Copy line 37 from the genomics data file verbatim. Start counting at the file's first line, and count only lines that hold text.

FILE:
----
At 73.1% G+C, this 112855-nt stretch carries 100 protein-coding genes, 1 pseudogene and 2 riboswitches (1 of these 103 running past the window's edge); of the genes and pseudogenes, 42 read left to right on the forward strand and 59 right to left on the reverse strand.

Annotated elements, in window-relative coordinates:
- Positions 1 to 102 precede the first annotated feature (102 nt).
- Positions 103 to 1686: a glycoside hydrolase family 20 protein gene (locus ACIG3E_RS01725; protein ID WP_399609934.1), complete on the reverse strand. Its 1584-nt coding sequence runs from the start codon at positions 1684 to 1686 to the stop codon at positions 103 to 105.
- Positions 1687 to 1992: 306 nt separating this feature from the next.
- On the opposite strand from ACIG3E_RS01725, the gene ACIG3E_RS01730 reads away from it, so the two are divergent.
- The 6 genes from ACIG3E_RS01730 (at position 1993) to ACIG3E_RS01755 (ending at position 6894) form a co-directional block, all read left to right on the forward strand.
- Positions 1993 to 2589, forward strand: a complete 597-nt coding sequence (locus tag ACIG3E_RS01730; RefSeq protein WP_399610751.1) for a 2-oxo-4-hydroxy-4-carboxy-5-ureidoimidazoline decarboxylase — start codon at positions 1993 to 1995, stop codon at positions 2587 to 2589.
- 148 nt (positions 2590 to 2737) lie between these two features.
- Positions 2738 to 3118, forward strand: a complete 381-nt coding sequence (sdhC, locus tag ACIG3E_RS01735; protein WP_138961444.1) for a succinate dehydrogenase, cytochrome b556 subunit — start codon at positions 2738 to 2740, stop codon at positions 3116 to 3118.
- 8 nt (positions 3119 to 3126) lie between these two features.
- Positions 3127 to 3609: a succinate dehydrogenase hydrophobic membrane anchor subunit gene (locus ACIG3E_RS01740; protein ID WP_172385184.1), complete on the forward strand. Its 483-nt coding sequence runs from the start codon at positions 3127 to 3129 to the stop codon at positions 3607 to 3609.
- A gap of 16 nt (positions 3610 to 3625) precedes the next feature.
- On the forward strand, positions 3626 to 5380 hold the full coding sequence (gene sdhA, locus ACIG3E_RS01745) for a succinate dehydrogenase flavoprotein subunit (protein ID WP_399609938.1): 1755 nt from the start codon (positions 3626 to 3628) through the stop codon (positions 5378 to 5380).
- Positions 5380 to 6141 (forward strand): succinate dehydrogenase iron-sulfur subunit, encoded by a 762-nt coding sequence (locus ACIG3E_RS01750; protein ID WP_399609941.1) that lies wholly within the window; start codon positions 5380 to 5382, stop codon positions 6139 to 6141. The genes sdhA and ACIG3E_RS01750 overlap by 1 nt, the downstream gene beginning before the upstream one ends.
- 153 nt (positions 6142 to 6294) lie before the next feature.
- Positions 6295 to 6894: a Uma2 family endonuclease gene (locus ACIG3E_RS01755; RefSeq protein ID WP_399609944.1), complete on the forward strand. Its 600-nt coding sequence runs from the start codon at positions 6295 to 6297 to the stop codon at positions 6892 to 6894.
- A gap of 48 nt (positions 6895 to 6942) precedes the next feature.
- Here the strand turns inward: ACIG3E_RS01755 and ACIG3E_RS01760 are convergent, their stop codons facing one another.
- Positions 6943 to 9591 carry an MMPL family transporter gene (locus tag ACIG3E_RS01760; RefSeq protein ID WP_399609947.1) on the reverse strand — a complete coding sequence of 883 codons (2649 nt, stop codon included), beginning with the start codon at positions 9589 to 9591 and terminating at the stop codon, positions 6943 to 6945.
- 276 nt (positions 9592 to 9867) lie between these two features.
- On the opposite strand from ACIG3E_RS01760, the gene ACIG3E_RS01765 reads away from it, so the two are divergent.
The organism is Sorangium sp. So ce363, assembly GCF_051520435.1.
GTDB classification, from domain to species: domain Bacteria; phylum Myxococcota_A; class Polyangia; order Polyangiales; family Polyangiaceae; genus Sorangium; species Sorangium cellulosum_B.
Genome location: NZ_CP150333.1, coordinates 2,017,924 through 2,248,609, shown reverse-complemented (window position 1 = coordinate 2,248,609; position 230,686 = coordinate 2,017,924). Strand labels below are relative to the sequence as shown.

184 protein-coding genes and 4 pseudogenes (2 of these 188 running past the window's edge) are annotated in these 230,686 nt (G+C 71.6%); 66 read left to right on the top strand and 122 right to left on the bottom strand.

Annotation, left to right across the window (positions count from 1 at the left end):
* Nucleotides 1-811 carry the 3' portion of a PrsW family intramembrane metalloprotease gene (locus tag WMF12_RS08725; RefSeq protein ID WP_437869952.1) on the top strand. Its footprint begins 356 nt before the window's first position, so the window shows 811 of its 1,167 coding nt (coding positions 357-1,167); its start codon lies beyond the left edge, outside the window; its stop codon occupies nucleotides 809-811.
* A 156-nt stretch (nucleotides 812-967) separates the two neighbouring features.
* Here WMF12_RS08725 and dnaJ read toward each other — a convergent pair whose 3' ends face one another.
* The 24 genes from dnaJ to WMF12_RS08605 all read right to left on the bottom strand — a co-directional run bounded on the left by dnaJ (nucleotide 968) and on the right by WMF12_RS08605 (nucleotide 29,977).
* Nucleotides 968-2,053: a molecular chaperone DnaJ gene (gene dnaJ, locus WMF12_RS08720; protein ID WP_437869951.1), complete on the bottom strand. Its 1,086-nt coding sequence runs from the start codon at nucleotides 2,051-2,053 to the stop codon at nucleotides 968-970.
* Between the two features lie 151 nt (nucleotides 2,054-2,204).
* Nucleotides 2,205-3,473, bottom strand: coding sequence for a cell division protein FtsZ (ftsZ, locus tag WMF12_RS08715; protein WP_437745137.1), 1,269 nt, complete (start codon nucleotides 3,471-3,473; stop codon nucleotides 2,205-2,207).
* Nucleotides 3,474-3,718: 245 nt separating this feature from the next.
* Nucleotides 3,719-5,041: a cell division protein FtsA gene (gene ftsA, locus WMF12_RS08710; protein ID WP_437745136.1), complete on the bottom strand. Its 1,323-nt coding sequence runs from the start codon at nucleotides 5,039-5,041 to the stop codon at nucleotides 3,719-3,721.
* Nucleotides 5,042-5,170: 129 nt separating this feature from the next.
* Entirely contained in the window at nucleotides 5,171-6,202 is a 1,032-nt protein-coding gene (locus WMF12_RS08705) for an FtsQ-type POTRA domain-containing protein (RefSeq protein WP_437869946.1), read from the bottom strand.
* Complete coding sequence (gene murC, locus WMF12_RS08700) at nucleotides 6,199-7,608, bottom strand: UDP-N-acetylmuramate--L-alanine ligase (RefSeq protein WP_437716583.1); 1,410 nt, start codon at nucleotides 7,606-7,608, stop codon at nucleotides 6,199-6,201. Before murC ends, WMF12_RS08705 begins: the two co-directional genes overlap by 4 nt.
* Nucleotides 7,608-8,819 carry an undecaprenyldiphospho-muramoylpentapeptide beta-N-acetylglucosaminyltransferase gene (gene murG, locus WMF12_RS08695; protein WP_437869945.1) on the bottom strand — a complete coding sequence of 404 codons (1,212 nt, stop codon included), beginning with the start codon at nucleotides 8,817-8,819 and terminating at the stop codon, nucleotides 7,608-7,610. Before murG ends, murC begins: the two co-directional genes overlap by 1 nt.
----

* Nucleotides 5,042-5,170: 129 nt separating this feature from the next.